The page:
From my experiences in this course and throughout my life, I believe that multimodal composition is extremely important. These interviews confirmed that belief, and afforded me an opportunity to work on composing a multimedia element (sound) through editing with Adobe Audition. I am familiar with this program from my experiences in internships and coursework within the Radio/Television major at UCF. However, I had not yet gotten to use this program to edit an interview such as this.
The audience of this interview is UCF students. The purpose is to show both the positives and negatives of multimodal composition and how multimedia can be used in learning and writing. The people I interviewed were classmates from my Multimedia Writing & Composition class.
I framed the interview in a way that emphasizes the positives of multimodal composition - both starting and ending on a high note. We did not ignore situations and examples where multimodalities can be conflicting or used improperly, but there was more of a focus on what works well.
I incorporated royalty-free music clips from Bensound.com, and the last song was an instrumental version of my original song, How To Be Happy. Two sounds were from YouTube - the Wu-Tang "Bring Da Ruckus Instrumental" and "Patrick's Laugh" sound effect.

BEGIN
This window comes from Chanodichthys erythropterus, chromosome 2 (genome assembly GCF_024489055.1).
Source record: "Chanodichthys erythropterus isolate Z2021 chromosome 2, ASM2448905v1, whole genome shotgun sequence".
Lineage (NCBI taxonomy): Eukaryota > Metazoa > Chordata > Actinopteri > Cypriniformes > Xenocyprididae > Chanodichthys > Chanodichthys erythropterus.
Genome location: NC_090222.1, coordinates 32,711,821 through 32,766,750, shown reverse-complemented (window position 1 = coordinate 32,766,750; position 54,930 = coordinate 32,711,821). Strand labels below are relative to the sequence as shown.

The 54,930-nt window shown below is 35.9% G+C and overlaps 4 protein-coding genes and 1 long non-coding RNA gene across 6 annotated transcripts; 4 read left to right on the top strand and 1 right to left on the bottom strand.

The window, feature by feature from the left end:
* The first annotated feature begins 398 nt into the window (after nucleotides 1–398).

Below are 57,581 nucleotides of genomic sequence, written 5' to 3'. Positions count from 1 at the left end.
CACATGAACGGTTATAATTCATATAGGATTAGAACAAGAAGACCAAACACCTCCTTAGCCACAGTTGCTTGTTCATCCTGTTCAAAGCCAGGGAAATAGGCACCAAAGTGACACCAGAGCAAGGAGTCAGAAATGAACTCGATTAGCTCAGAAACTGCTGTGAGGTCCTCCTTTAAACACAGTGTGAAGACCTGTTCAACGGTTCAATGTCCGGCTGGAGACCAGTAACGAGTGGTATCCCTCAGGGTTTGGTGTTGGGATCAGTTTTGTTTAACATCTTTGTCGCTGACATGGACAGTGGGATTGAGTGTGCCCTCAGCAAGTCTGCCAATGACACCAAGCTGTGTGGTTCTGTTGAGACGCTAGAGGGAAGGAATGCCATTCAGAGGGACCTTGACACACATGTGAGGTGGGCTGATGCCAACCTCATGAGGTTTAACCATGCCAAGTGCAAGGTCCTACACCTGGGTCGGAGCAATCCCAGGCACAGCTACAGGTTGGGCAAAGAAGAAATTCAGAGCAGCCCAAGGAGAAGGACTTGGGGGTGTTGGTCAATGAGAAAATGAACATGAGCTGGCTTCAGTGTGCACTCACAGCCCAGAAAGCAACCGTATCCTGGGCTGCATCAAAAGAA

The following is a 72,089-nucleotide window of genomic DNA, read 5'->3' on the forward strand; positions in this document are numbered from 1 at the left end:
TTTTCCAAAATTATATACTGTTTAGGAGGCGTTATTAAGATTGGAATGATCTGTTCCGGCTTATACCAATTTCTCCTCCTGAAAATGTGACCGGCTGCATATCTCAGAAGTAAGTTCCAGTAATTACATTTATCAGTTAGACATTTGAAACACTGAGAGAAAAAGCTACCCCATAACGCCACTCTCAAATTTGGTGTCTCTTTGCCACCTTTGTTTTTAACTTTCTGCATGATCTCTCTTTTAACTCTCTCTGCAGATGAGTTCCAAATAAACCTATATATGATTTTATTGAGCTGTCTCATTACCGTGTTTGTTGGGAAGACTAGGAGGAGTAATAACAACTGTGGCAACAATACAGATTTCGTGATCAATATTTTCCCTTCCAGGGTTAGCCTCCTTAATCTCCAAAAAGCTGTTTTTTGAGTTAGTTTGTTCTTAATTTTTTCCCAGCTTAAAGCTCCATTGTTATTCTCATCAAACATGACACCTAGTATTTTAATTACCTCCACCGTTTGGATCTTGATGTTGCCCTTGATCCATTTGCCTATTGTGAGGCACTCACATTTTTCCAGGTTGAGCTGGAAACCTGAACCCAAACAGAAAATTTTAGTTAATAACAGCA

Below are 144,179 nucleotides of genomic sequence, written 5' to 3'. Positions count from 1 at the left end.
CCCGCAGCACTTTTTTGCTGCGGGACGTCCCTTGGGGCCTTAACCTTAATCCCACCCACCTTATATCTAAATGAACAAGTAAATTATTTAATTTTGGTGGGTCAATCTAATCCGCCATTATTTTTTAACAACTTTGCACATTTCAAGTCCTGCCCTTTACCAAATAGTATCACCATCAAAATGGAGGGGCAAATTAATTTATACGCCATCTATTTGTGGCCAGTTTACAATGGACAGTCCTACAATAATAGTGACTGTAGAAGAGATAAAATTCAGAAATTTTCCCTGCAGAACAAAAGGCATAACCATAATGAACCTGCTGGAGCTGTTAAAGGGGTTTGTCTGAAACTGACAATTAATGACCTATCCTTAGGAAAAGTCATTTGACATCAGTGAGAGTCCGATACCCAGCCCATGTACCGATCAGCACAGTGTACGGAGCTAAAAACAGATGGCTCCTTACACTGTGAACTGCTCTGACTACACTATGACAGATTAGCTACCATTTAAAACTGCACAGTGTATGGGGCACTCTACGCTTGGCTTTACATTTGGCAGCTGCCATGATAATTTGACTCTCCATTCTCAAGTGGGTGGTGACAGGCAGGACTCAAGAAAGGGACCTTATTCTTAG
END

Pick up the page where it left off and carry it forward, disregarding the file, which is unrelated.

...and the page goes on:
I tried to combine the most fitting sounds I could to go along with the audio. Each time I asked a question, I would play the same clip called, "The Lounge" from Bensound. That sound acts as a transition to let the audience know a new question is being asked. I also tried to match up responses to music I thought fit well with what they were saying. For instance, when Joq talked about the Wu Tang article we looked at in class, I played "Bring Da Ruckus" in the background.
Our interviews were recorded in the UCF library. I recorded the introduction and conclusion after completing the interviews.